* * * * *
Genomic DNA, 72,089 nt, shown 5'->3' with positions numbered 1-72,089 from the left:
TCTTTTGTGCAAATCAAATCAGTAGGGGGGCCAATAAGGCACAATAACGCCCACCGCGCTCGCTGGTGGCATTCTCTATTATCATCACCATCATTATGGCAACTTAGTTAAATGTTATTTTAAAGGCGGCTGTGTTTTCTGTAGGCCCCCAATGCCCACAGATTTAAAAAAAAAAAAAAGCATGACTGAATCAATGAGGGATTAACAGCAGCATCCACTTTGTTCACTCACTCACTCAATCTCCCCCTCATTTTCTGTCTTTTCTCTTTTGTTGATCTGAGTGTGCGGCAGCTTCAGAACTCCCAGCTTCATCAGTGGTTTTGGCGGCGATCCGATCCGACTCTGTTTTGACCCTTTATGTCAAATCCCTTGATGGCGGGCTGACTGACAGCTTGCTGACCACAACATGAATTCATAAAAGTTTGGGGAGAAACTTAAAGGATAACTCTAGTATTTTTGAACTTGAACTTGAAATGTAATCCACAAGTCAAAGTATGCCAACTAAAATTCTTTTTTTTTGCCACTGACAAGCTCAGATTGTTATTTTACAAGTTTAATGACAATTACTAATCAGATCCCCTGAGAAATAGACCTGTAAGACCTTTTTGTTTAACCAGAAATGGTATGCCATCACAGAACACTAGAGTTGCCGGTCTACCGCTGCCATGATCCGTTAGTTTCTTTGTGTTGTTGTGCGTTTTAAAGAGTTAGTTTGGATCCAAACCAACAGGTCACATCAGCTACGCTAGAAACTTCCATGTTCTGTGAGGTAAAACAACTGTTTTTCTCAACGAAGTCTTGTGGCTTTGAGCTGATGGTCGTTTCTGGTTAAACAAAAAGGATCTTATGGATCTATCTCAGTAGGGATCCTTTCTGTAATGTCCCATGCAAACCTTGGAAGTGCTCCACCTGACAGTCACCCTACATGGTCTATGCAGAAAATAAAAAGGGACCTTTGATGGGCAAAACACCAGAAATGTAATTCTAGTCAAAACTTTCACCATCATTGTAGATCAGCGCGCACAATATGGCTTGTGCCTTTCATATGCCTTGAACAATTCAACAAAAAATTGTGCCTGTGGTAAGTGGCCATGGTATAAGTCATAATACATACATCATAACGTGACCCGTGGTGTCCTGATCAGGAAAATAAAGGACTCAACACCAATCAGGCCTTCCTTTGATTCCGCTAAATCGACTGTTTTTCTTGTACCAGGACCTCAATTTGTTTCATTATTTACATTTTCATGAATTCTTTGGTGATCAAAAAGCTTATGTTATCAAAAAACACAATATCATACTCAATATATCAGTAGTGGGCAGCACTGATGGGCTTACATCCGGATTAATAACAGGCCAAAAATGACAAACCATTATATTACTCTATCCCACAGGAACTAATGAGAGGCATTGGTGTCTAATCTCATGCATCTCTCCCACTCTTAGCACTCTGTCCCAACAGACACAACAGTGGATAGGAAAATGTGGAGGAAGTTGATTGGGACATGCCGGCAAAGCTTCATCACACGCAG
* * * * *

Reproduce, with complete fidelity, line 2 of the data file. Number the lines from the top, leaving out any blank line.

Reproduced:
TCTTTTGTGCAAATCAAATCAGTAGGGGGGCCAATAAGGCACAATAACGCCCACCGCGCTCGCTGGTGGCATTCTCTATTATCATCACCATCATTATGGCAACTTAGTTAAATGTTATTTTAAAGGCGGCTGTGTTTTCTGTAGGCCCCCAATGCCCACAGATTTAAAAAAAAAAAAAAGCATGACTGAATCAATGAGGGATTAACAGCAGCATCCACTTTGTTCACTCACTCACTCAATCTCCCCCTCATTTTCTGTCTTTTCTCTTTTGTTGATCTGAGTGTGCGGCAGCTTCAGAACTCCCAGCTTCATCAGTGGTTTTGGCGGCGATCCGATCCGACTCTGTTTTGACCCTTTATGTCAAATCCCTTGATGGCGGGCTGACTGACAGCTTGCTGACCACAACATGAATTCATAAAAGTTTGGGGAGAAACTTAAAGGATAACTCTAGTATTTTTGAACTTGAACTTGAAATGTAATCCACAAGTCAAAGTATGCCAACTAAAATTCTTTTTTTTTGCCACTGACAAGCTCAGATTGTTATTTTACAAGTTTAATGACAATTACTAATCAGATCCCCTGAGAAATAGACCTGTAAGACCTTTTTGTTTAACCAGAAATGGTATGCCATCACAGAACACTAGAGTTGCCGGTCTACCGCTGCCATGATCCGTTAGTTTCTTTGTGTTGTTGTGCGTTTTAAAGAGTTAGTTTGGATCCAAACCAACAGGTCACATCAGCTACGCTAGAAACTTCCATGTTCTGTGAGGTAAAACAACTGTTTTTCTCAACGAAGTCTTGTGGCTTTGAGCTGATGGTCGTTTCTGGTTAAACAAAAAGGATCTTATGGATCTATCTCAGTAGGGATCCTTTCTGTAATGTCCCATGCAAACCTTGGAAGTGCTCCACCTGACAGTCACCCTACATGGTCTATGCAGAAAATAAAAAGGGACCTTTGATGGGCAAAACACCAGAAATGTAATTCTAGTCAAAACTTTCACCATCATTGTAGATCAGCGCGCACAATATGGCTTGTGCCTTTCATATGCCTTGAACAATTCAACAAAAAATTGTGCCTGTGGTAAGTGGCCATGGTATAAGTCATAATACATACATCATAACGTGACCCGTGGTGTCCTGATCAGGAAAATAAAGGACTCAACACCAATCAGGCCTTCCTTTGATTCCGCTAAATCGACTGTTTTTCTTGTACCAGGACCTCAATTTGTTTCATTATTTACATTTTCATGAATTCTTTGGTGATCAAAAAGCTTATGTTATCAAAAAACACAATATCATACTCAATATATCAGTAGTGGGCAGCACTGATGGGCTTACATCCGGATTAATAACAGGCCAAAAATGACAAACCATTATATTACTCTATCCCACAGGAACTAATGAGAGGCATTGGTGTCTAATCTCATGCATCTCTCCCACTCTTAGCACTCTGTCCCAACAGACACAACAGTGGATAGGAAAATGTGGAGGAAGTTGATTGGGACATGCCGGCAAAGCTTCATCACACGCAG